Another Friday! We're going to Kumasi this weekend to meet with Mobile Friday, or MFriday, a community/incubator program at KNUST, the premiere science/technology university in Ghana. We'll give a presentation on AITI's technical and entrepreneurial curriculums, and hopefully strengthen some support structures for our participants' projects to continue in the coming year.
Technical curriculum this week was light, mostly Django as students submitted blogs they'd written from scratch in the web framework and submitted them to an internal competition. The business plan pitch was on Wednesday, attracting judges from Google, Tigo, MFriday (Farmerline), as well as representatives from VC and PE firms, and two tech startup founders. The winning idea was TroApp, a system for demystifying the often complicated and unclear network of semi-regulated private vans that serve as public transit across West Africa.
Getting the modems working on Ubuntu for SMS and voice applications has been a big struggle. Louis and Jovana are all but rewriting the drivers, as the VM they were tested under at MIT isn't working. This has been an immense source of frustration for everyone as it's delaying introducing SMS, IVR, and thus Android. There's a workaround where we can send SMS and voice messages through Android phones, but that's not quite the solution we want. Some students are already downloading the Android SDK for their final apps, so it's good to know that technological hurdles on the instructors' end aren't hampering their ability to figure things out on their own.
While walking home the other night, LiAn and I encountered some neighbors making fufu, pounding boiled yams and plantain into a sticky substance. We asked if we could help, and to our surprise they said yes! They gave us a giant stick, about 2.5 meters tall, and I pounded that fufu for a good minute or two until my arms became tired. LiAn pounded just long enough to pose for photos. Fufu pounding is hard work! The neighbors teased us for being weak.
Yesterday we had a fantastic visitor from mPedigree, a group here combatting counterfieted drugs, electronics, and even fabric. One of our students had lost a best friend to counterfiet medication, so this was a topic near and dear to our hearts. Selorm has very deep knowledge of the technologies his organization uses, ranging from the codes printed on medication labels to the processors in mobile phones to Android's potential in Africa to the types of dyes used in the making of African fabric. Seriously, this man is an excellent mentor and contact for our group.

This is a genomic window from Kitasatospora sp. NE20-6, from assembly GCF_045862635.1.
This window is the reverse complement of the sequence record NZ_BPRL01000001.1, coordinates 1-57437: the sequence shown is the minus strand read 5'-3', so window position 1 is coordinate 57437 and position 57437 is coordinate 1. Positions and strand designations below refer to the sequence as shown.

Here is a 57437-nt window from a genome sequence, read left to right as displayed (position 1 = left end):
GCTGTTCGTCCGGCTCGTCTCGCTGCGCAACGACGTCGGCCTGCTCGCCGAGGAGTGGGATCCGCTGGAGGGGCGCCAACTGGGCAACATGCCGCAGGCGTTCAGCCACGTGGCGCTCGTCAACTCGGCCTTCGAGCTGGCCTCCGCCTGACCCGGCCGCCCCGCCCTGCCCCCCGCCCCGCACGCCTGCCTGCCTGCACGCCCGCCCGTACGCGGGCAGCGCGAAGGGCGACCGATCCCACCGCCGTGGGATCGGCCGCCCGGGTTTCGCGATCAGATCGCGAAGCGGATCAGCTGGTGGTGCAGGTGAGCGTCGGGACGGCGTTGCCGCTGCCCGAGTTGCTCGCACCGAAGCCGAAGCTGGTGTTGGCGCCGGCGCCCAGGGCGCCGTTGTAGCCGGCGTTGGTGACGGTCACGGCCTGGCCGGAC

AITI Ghana this year is a mix of students from UGL, KNUST, Valley View University, Ashesi University College, GIMPA, and Wisconsin International, so I'd hoped the students could create opportunities to hang out beyond the classroom. The first few days in a program like this are spent showing off the academic equivalent of peacock feathers: whose school is the richest, who had the highest scores... at some point, this stops and they all become friends. Encouraging social evvents has been hard, but finally last night our "social committee" hauled about half the class down to the campus pool. We played Dame, a Ghanaian twist on Checkers that left Louis somewhat confused but a good sport for several games. Next week we'll try to actually go swimming.
Today is due a design document for final projects, and on Wednesday we're expecting some fabulous business plans as well as advertising/promotional material for their products. Enough with the theory, GO TO MARKET!
Weekend report, and speaking of going to market: Two of our students took LiAn and I to Makola Market on Saturday, a maze of fabric shops bursting with every color of cloth. Decision paralysis! I purchased a few yards of what appeared to be a local wax print, but upon closer inspection it's a cheap Chinese knockoff. The colors will probably run or fade, according to Selorm of mPedigree. So much for intellectual/cultural property. LiAn dropped off her few yards of a beautiful blue wax batik print at the local seamstresses; we're excited to see what the dress looks like next week.
On Sunday, I took two friends from Tufts and Olin to Ada-Foah, a little town where the Volta River meets the Atlantic Ocean. We'd connected with a community of expats calling themselves the Ghana Sailing Club, a little slice of paradise on a sandy beach amidst palm trees. They graciously let us sail a couple of boats and all but convinced me to move to Ghana and join their club. There's something that feels very right about sailing boats under coconut palms.
Louis and Jovana headed out to Cape Coast to visit the castle, as well as Kakum National Park and the monkey preserve.
Here are a bunch of photos from the last few weeks, including some of the students' pitching on Wednesday! Enjoy your weekend.